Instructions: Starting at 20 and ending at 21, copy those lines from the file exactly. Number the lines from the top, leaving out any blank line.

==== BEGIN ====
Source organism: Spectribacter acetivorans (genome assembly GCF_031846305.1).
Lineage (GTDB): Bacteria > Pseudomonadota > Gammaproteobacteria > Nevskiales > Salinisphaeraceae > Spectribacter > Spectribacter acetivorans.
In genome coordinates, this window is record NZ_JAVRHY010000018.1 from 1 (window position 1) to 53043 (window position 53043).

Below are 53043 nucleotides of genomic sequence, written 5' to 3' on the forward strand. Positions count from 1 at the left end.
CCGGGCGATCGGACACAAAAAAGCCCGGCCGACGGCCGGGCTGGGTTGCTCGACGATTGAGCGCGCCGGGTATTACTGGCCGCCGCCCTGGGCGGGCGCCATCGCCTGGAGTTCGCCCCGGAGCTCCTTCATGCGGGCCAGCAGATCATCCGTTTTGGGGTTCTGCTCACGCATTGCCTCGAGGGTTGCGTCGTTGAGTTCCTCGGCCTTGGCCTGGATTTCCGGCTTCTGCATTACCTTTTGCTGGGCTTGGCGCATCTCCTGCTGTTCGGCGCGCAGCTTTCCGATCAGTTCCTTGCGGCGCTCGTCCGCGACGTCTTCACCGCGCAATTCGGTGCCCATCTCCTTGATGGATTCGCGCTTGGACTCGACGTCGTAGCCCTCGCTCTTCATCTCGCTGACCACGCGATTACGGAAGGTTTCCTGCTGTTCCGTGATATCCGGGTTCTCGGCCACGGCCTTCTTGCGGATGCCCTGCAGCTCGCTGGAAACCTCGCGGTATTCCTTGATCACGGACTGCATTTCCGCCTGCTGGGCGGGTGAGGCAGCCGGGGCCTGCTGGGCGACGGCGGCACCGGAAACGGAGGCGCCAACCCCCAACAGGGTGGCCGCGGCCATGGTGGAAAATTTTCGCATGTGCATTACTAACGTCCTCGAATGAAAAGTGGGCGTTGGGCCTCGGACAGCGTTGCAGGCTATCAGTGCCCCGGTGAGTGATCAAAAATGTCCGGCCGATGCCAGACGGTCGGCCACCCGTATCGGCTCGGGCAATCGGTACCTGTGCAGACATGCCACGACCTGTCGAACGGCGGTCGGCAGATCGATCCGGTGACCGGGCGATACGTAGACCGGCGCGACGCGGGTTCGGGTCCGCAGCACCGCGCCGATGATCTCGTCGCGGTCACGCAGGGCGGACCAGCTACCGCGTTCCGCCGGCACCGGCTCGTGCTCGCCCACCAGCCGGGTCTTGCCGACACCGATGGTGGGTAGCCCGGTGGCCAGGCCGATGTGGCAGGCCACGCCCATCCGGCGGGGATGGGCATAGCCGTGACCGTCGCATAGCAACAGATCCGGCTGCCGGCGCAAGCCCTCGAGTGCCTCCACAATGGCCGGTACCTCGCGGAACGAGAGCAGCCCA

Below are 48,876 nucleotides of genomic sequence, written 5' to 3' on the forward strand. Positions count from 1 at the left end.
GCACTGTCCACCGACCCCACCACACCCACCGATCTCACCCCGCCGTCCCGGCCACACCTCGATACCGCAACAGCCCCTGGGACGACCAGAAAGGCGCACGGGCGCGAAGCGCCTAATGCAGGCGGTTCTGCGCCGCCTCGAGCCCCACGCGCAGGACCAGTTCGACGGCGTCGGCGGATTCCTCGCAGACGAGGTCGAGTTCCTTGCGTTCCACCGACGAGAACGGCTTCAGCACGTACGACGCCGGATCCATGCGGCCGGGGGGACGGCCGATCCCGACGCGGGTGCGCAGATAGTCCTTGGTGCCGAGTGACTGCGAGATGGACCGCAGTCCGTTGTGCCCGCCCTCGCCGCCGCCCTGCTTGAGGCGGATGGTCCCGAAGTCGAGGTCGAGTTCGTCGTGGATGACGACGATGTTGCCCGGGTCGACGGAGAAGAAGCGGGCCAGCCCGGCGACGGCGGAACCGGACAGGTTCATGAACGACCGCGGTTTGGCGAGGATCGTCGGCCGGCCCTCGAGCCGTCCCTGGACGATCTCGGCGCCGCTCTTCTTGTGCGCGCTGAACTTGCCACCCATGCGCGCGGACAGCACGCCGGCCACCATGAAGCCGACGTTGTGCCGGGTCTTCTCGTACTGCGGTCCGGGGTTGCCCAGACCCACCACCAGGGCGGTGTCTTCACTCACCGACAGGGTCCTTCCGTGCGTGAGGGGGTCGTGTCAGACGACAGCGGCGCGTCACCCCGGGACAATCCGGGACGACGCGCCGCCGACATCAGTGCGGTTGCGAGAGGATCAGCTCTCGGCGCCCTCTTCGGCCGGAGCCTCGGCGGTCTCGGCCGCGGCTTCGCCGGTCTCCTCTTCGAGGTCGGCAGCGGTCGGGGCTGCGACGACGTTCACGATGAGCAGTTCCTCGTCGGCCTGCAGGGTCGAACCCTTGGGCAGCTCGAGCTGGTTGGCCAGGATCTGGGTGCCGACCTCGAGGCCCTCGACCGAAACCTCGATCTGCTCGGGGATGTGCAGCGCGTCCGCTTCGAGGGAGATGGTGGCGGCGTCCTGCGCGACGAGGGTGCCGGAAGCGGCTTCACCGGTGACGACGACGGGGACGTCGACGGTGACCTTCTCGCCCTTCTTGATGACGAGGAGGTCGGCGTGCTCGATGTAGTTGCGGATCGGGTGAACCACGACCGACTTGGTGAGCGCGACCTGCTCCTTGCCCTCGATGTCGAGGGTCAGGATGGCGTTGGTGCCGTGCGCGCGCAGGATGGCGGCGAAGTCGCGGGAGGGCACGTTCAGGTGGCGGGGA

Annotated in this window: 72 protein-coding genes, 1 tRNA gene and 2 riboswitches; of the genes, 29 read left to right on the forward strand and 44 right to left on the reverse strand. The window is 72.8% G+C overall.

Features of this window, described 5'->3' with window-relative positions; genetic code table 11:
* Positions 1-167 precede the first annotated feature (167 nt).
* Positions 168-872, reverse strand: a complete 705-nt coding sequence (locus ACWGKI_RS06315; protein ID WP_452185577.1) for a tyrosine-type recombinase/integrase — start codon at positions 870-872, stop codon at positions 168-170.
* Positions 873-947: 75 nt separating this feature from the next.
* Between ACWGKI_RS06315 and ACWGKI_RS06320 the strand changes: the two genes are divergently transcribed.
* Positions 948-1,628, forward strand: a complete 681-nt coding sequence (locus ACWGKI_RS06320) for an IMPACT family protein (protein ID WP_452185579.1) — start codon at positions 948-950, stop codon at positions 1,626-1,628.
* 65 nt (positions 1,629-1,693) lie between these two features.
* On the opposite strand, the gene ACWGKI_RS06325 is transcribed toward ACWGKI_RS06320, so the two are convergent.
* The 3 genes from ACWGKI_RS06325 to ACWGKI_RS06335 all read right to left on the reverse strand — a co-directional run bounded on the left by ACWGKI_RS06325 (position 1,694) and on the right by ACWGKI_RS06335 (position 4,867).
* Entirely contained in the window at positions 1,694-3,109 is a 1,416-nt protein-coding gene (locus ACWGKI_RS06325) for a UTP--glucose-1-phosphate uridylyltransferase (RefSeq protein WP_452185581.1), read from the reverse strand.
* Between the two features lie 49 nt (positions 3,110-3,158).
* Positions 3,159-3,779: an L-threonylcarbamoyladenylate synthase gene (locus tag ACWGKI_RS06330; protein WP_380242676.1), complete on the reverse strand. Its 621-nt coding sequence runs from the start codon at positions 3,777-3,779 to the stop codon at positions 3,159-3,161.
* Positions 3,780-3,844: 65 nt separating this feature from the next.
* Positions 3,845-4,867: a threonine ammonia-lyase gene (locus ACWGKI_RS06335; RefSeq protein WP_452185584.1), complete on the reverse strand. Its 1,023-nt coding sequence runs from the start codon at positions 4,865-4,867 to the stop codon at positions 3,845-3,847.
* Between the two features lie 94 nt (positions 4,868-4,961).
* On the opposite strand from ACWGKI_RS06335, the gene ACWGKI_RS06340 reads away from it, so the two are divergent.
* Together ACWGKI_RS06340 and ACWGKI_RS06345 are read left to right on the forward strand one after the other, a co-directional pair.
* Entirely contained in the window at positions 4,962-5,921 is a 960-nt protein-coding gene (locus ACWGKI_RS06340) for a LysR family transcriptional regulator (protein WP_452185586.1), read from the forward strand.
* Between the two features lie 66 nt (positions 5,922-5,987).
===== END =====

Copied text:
* Positions 3,159-3,779: an L-threonylcarbamoyladenylate synthase gene (locus tag ACWGKI_RS06330; protein WP_380242676.1), complete on the reverse strand. Its 621-nt coding sequence runs from the start codon at positions 3,777-3,779 to the stop codon at positions 3,159-3,161.
* Positions 3,780-3,844: 65 nt separating this feature from the next.